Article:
Comparison website uSWitch.com has found that 5.4 million people in the UK are now living in fuel poverty, compared to four million at the beginning of the year, revealing the true cost of the energy price rises to the British consumer.
The study found that almost a third of pensioner households are in fuel poverty – defined as a household spending at least 10 per cent of its income on fuel bills
– but so too are 20 per cent of families that have only one income, and 17 per cent of single person working households.
Brits have seen their energy bills rise by an average £380 this year, 40 per cent more than last year, adding £4.3billion to the total UK household energy bill in just eight months.
What's more, industry experts predict further price rises of at least 14 per cent in 2009, pushing the average household's fuel bill up to £1,467 in the first few months of next year.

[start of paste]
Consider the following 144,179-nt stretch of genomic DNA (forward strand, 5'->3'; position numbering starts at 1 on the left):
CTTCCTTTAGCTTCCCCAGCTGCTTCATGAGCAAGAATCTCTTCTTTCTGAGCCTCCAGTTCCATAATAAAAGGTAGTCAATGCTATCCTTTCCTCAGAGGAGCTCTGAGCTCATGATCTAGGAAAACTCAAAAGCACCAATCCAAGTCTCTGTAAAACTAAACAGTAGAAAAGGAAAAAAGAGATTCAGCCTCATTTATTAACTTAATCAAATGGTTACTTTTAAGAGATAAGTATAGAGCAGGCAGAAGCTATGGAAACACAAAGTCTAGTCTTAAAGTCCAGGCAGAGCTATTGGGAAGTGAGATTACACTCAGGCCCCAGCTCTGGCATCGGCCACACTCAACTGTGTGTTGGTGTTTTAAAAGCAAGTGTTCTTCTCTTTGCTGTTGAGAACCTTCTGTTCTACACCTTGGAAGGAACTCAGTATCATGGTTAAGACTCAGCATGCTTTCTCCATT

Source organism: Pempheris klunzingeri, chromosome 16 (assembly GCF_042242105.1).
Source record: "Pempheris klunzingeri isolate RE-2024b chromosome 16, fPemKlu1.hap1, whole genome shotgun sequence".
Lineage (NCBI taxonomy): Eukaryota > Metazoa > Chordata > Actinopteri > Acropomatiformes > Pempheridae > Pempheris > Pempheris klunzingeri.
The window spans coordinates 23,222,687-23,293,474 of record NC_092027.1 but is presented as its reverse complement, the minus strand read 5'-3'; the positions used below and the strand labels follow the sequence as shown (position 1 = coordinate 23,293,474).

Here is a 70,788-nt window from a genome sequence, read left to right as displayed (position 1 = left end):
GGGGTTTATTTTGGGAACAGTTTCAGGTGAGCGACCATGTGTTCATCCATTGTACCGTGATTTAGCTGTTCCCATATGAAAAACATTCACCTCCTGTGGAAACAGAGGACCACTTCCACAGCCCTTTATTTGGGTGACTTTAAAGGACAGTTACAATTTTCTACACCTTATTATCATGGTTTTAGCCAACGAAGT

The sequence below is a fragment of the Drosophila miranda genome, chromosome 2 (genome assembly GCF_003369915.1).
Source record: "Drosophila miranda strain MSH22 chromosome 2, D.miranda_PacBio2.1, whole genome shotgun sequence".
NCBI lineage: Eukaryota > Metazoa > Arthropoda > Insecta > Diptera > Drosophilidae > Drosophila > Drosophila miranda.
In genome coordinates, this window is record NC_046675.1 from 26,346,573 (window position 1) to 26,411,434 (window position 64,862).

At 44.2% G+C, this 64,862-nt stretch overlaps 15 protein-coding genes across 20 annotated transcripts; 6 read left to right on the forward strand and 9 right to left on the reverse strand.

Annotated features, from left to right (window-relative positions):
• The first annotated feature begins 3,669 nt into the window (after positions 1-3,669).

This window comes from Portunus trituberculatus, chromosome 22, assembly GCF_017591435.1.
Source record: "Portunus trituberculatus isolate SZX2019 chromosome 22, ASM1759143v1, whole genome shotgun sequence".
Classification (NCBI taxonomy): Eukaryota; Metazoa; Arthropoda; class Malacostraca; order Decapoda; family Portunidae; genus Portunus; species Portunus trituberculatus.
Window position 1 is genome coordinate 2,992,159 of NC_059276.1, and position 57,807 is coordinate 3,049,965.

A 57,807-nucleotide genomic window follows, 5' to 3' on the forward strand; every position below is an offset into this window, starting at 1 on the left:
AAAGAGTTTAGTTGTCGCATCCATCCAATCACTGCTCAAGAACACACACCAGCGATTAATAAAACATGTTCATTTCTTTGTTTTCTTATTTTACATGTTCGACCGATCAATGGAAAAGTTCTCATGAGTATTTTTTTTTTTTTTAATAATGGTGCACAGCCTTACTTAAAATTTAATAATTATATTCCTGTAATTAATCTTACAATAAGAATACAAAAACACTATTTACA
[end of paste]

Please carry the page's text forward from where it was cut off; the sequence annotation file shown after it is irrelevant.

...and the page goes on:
"Today's figures have further highlighted the struggle that many people face when paying their fuel bills." Ann Robinson, director of consumer policy at uSwitch.com, said. "2008 is set to be remembered as the year Britain was crippled by inflation, soaring fuel bills and the rampant growth of fuel poverty."
Ms Robinson stressed that "We cannot underestimate the impact that higher household energy prices will have on consumers - for many it will involve a complete shift in attitude and behaviour. People need to adjust quickly and there are two key steps to this - making sure we pay the lowest possible price for our energy and learning to use less of it."
Consumers can compare energy prices
and switch energy provider
to help stave off the rising cost of gas and electricity.
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